From the TV show, Portlandia:
“…As early as February, the city, having halted prosecutions of the urban chicken movement, will study small no-roosters urban coops. My favourite city councillor, the sainted Mary-Margaret McMahon (Ward 32, Beaches-East York), is thrilled. “It’ll be people who are into urban agriculture and food security and growing vegetables in their yard.” She dismisses worries about smells and noise.
I do not. I have enough trouble with the smells and noise of humans without coping with their poultry.
Urban hen ownership is no joke. Consider predators, mass death, the astounding expense of building a coop with insulation, ventilation, an exercise yard and entrance for you and your fowl, the drooping and wilting that makes you send sewage samples to vets for advice, manky eggs, ammonia buildup, cecal droppings and disease (metabolic, infectious, parasitic and behavioural). I will mention only in passing the “blood-tinged nostril discharge” of avian flu.
I like chickens in paintings and photos. Art hens. I hate them in real life, “with their blank beady eyes and the silly way they keep shaking their scrawny little heads,” as the essayist Jean Kerr once wrote.
Eggs are best left to experts, the hot sexy Ontario farmers who populate the new 2012 Faces of Farming calendar, the month of May’s Darryl being my current favourite. Note: He raises hens not in Riverdale but in Hastings County, as God surely intended.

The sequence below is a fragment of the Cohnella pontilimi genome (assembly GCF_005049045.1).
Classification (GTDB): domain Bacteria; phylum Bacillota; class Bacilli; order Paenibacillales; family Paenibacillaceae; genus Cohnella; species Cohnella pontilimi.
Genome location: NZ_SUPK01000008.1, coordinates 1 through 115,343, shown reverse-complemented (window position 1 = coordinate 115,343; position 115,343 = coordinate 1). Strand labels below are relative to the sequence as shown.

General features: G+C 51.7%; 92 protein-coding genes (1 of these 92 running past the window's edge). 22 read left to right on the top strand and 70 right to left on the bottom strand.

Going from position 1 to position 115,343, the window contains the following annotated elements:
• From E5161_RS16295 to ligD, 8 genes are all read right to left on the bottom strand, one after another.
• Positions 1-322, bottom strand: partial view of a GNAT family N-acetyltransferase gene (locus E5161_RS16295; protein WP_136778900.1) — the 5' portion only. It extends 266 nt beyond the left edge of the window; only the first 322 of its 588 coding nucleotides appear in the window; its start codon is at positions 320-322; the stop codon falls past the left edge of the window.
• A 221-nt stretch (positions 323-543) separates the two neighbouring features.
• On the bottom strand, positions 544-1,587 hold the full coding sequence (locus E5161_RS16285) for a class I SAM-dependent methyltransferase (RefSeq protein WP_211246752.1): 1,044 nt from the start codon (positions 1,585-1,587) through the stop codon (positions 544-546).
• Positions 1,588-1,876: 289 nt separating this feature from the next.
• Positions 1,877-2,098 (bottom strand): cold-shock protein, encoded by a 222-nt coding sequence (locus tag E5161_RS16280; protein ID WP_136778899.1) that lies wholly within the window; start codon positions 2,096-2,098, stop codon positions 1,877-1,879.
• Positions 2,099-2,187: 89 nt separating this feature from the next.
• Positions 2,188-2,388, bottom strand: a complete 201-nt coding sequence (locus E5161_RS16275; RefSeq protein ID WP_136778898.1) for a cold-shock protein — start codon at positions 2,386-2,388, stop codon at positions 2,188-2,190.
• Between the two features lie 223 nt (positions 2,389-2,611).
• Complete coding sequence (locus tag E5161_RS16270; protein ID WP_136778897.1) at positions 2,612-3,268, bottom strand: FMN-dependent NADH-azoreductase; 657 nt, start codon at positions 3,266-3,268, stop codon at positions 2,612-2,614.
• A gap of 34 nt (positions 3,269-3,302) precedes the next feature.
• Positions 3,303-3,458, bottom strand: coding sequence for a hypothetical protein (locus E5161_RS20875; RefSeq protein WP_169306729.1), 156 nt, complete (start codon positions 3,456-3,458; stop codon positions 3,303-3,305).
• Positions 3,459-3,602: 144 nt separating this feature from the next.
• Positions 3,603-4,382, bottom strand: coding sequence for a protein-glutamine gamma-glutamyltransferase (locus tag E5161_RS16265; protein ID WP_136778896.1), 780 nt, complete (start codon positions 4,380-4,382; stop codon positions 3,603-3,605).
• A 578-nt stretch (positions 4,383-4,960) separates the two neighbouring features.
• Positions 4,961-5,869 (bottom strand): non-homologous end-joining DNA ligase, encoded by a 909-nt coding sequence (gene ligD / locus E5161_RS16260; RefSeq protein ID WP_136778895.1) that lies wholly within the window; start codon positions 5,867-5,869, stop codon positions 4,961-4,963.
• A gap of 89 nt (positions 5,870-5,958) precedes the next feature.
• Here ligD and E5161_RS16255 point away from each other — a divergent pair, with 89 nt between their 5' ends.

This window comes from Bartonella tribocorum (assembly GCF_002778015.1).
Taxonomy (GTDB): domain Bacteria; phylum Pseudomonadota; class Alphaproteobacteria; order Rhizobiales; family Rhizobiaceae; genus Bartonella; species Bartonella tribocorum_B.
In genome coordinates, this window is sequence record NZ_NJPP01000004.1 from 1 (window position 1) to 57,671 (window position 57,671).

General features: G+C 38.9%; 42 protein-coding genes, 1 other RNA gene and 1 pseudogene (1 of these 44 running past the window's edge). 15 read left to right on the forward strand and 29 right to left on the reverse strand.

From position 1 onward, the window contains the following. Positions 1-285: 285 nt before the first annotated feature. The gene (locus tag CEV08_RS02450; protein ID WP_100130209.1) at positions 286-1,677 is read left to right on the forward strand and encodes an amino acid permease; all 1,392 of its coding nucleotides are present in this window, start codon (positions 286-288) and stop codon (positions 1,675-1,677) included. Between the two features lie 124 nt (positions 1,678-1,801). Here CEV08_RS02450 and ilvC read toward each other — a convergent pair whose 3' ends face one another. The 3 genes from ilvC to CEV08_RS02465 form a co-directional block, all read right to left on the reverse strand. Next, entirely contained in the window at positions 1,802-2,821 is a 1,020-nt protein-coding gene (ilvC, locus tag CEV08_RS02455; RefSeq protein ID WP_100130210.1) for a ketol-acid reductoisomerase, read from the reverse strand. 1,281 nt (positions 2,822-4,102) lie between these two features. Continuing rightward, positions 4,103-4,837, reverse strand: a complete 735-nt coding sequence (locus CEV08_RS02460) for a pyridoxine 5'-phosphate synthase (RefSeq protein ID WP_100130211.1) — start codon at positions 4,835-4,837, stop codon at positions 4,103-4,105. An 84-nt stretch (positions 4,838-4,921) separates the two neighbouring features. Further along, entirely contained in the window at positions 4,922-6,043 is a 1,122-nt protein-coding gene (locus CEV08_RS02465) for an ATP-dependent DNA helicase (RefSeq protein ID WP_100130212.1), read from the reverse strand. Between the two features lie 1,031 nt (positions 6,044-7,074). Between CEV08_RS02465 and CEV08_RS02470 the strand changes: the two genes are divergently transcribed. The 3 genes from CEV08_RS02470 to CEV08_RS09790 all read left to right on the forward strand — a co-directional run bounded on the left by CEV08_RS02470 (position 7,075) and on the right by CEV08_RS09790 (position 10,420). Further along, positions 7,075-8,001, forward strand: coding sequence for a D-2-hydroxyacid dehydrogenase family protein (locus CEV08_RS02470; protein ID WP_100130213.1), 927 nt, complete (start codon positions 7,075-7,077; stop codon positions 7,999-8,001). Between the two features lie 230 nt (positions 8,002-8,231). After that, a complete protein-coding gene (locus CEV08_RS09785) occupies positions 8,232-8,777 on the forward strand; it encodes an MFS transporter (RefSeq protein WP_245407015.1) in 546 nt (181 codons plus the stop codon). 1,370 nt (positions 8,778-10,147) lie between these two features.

The poultry mania is part of what I call Portlandia Syndrome. Named after the coolest show on television, Portlandia resides on the Independent Film Channel, part of its coolness being the fact that you can’t see it. I bought it on DVD (Amazon.ca, and well worth it).
Portlandia is a satire of urban hipsters living in the Oregon city “where young people go to retire.” SNL’s Fred Armisen and rock-comedian Carrie Brownstein recreate the slacker ’90s in the new Seattle, where people grow beets in their driveway, entitled cyclists ride through stores (“I’m on a bike!”) and organic locavore diners interrogate the waitress about the provenance of their chicken….”